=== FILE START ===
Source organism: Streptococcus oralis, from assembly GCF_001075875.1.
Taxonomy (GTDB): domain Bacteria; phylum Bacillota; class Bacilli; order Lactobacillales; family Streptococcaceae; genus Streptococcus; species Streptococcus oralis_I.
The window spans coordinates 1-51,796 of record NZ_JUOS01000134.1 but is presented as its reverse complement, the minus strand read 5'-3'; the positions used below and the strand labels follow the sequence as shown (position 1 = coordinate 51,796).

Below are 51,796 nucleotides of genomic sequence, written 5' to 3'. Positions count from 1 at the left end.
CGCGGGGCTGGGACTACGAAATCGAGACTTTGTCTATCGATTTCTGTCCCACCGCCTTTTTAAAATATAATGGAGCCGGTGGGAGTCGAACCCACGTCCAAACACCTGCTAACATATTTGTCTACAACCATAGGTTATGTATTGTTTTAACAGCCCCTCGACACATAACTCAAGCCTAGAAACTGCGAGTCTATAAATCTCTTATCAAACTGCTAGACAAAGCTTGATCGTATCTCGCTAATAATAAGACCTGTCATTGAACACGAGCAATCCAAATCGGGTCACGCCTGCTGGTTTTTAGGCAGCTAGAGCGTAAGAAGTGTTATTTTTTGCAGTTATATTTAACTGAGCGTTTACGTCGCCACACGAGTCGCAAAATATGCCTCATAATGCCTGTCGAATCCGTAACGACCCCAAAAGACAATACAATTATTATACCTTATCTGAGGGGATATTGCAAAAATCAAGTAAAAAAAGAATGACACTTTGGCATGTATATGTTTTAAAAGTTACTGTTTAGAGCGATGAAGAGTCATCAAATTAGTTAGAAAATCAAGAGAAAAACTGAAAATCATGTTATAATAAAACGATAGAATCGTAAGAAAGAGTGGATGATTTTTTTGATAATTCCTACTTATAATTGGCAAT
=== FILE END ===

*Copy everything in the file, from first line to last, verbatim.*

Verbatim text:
Source organism: Streptococcus oralis, from assembly GCF_001075875.1.
Taxonomy (GTDB): domain Bacteria; phylum Bacillota; class Bacilli; order Lactobacillales; family Streptococcaceae; genus Streptococcus; species Streptococcus oralis_I.
The window spans coordinates 1-51,796 of record NZ_JUOS01000134.1 but is presented as its reverse complement, the minus strand read 5'-3'; the positions used below and the strand labels follow the sequence as shown (position 1 = coordinate 51,796).

Below are 51,796 nucleotides of genomic sequence, written 5' to 3'. Positions count from 1 at the left end.
CGCGGGGCTGGGACTACGAAATCGAGACTTTGTCTATCGATTTCTGTCCCACCGCCTTTTTAAAATATAATGGAGCCGGTGGGAGTCGAACCCACGTCCAAACACCTGCTAACATATTTGTCTACAACCATAGGTTATGTATTGTTTTAACAGCCCCTCGACACATAACTCAAGCCTAGAAACTGCGAGTCTATAAATCTCTTATCAAACTGCTAGACAAAGCTTGATCGTATCTCGCTAATAATAAGACCTGTCATTGAACACGAGCAATCCAAATCGGGTCACGCCTGCTGGTTTTTAGGCAGCTAGAGCGTAAGAAGTGTTATTTTTTGCAGTTATATTTAACTGAGCGTTTACGTCGCCACACGAGTCGCAAAATATGCCTCATAATGCCTGTCGAATCCGTAACGACCCCAAAAGACAATACAATTATTATACCTTATCTGAGGGGATATTGCAAAAATCAAGTAAAAAAAGAATGACACTTTGGCATGTATATGTTTTAAAAGTTACTGTTTAGAGCGATGAAGAGTCATCAAATTAGTTAGAAAATCAAGAGAAAAACTGAAAATCATGTTATAATAAAACGATAGAATCGTAAGAAAGAGTGGATGATTTTTTTGATAATTCCTACTTATAATTGGCAAT